Nicola Willis said she’d give us a no-frills budget.

That’s what I was hoping for. I’m not sure if that’s what we got.

I’ve been looking at the budget for the last hour. Here’s my first take on what it means for property investors.

I’ll have more to say on the Property Academy Podcast next week once I’ve had time to process it.

1) The tax cuts were way bigger than I expected

Nicola Willis’ tax cuts were bigger than I expected.

She and the National-led government gave us what they promised at the election.

Most economists and forecasters thought they’d pare it back. After all, the economy isn’t doing so well.

You’ll get an extra $4.50 to $135 a week, depending on how much you earn and if you have kids. You can calculate your exact tax savings here.

Most investors I work with will get about $20 extra a week.

To be honest – I wish we didn’t get the tax cuts.

Interest rates are the biggest issue for homeowners and investors. That’s why I didn’t want taxes to come down by this much. Here’s why:

  • If you cut taxes without cutting government spending, then demand in the economy goes up.
  • That pushes prices up.
  • So inflation doesn’t fall as fast.
  • The Reserve Bank doesn’t like that.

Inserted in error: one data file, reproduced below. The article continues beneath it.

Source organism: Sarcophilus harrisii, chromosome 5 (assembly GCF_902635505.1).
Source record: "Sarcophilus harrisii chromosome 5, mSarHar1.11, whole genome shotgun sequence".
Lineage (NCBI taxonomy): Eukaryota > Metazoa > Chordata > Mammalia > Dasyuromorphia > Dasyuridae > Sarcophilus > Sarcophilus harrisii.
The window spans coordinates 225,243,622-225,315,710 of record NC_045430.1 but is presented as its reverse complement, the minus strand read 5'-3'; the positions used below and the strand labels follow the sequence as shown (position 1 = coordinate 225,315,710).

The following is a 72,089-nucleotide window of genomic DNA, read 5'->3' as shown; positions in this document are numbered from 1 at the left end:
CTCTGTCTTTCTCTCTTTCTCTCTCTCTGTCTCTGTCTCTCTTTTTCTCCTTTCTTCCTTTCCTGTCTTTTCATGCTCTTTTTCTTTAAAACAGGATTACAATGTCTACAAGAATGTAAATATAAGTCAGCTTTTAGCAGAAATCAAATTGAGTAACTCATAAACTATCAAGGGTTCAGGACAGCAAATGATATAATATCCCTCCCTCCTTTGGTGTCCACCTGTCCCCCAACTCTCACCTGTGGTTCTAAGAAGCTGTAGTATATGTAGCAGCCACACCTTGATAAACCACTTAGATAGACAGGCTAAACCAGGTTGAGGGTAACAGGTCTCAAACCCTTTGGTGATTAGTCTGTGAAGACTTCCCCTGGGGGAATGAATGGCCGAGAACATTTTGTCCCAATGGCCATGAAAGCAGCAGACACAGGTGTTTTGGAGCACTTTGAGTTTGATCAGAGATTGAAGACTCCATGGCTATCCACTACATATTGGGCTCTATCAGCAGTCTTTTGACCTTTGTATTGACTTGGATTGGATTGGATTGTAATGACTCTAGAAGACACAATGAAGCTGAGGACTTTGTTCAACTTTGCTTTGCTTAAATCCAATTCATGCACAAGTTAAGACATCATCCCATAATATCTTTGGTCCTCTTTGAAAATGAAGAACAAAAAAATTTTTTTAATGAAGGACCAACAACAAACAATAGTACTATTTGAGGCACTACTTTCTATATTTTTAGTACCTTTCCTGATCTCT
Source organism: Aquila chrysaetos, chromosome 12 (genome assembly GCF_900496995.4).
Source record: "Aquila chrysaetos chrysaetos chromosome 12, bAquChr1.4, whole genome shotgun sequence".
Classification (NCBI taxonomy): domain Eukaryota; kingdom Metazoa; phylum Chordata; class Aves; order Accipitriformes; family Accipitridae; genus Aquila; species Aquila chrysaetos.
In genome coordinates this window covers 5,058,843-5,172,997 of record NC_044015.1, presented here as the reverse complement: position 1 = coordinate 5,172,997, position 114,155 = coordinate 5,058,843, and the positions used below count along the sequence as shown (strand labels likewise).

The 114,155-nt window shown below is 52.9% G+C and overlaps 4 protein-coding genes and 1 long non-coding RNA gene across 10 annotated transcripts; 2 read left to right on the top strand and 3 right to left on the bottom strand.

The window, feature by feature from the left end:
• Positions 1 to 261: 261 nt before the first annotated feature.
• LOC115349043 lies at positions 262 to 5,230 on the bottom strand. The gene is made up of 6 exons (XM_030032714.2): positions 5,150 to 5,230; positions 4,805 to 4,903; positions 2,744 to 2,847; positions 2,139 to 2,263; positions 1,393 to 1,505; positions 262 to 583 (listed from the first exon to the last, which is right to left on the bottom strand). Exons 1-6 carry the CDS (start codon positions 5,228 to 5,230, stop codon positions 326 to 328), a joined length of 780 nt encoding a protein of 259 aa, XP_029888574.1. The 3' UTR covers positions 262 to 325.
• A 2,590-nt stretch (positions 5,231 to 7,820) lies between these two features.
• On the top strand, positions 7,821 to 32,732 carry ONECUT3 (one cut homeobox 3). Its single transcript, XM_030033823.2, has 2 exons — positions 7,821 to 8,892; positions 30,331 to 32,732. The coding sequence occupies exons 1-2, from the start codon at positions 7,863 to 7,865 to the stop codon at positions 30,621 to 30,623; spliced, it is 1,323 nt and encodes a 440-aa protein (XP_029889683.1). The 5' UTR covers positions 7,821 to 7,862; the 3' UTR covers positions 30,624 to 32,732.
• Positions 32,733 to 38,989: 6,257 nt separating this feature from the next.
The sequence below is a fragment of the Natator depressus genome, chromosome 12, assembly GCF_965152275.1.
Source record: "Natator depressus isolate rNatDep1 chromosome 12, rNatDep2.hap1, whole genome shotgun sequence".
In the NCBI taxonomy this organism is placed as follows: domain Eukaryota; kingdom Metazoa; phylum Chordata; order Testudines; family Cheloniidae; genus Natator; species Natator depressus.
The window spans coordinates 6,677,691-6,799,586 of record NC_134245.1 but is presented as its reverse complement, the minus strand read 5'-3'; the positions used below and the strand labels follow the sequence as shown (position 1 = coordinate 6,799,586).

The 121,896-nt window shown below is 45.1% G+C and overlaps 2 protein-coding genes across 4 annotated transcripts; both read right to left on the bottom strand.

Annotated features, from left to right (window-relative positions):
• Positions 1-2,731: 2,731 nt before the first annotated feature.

• So, they keep interest rates high.
  • We end up paying more to the bank than the tax we got back.

For context, a $ 20-a-week tax cut is the equivalent of a 0.2% cut to your interest rate on a $500k mortgage.

I’d rather get inflation down and get a 0.5% interest rate cut rather than a $ 20-a-week tax cut.

But it all depends on how they pay for it. So, what’s the impact on inflation?

2) Inflation to come down faster, according to Treasury

It’s up for debate whether the tax cuts will cause more inflation.

Nicola Willis says all these tax cuts will cost $3.68 billion a year. But that she’s cutting costs / raising revenue of $3.71 billion a year.

So, on the face of it, it shouldn’t impact inflation.

But here’s the issue. The tax cuts all come at once on the 31st of July. So, we all get more money from then.

But those other spending cuts and new taxes (“revenue-raising measures”) will take time to come in.

There is a risk that we get a bit more inflation in the short term.

I want to see what the Reserve Bank thinks before I put a firm stake in the ground.

Having said that, Treasury thinks inflation will come down faster than it did at the end of last year.

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